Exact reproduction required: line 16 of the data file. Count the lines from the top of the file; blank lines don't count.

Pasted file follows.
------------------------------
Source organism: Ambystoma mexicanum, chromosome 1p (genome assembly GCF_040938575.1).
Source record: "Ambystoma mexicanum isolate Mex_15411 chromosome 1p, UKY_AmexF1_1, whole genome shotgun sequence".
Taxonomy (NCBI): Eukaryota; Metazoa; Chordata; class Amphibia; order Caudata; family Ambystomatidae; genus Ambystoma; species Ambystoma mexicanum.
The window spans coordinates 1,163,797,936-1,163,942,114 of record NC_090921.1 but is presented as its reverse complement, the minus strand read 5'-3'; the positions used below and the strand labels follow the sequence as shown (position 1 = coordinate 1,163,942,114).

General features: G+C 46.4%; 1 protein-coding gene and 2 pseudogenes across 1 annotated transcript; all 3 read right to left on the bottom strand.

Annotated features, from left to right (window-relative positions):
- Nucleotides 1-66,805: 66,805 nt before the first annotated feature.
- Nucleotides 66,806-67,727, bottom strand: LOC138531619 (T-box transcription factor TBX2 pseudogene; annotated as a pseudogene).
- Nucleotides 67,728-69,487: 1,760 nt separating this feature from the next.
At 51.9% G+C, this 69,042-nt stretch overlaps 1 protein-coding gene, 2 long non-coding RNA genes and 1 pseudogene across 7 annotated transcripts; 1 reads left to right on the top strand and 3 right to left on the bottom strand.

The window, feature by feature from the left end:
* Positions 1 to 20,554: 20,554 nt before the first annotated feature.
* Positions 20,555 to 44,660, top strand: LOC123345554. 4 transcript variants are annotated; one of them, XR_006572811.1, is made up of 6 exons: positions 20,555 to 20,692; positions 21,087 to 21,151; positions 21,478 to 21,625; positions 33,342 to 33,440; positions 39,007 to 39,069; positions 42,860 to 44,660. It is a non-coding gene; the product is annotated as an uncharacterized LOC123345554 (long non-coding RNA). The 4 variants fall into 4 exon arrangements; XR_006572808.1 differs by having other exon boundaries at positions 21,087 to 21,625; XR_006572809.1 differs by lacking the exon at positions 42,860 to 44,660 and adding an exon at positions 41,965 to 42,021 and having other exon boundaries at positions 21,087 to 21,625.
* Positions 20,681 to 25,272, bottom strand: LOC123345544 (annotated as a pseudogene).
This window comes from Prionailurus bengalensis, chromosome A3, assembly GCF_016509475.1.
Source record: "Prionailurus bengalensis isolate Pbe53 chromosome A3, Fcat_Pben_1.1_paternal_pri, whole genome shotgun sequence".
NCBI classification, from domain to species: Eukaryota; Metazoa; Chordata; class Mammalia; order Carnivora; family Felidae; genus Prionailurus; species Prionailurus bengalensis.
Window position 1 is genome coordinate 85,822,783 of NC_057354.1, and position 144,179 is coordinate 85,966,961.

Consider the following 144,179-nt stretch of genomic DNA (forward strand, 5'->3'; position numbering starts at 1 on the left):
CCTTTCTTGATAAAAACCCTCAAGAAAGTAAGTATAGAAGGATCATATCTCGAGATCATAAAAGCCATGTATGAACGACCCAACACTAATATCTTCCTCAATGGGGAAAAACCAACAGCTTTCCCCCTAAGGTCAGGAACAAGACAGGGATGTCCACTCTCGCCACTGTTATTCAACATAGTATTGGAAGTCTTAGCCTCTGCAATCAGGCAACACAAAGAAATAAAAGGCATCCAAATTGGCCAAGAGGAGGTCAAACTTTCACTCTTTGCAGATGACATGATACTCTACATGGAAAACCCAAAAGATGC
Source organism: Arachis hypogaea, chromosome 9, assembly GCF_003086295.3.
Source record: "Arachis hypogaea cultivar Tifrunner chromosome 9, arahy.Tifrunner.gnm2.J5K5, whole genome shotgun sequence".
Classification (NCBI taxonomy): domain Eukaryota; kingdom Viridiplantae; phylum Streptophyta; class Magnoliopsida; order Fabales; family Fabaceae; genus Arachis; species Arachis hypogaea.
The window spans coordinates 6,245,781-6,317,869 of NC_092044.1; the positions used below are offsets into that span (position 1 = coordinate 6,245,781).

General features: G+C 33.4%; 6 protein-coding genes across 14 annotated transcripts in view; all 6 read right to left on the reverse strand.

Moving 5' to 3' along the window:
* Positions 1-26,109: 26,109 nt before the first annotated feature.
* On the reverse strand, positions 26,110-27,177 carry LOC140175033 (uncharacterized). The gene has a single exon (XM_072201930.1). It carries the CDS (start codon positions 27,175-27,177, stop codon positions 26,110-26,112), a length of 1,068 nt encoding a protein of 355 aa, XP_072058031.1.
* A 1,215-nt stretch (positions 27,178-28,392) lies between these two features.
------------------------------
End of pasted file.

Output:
Source record: "Prionailurus bengalensis isolate Pbe53 chromosome A3, Fcat_Pben_1.1_paternal_pri, whole genome shotgun sequence".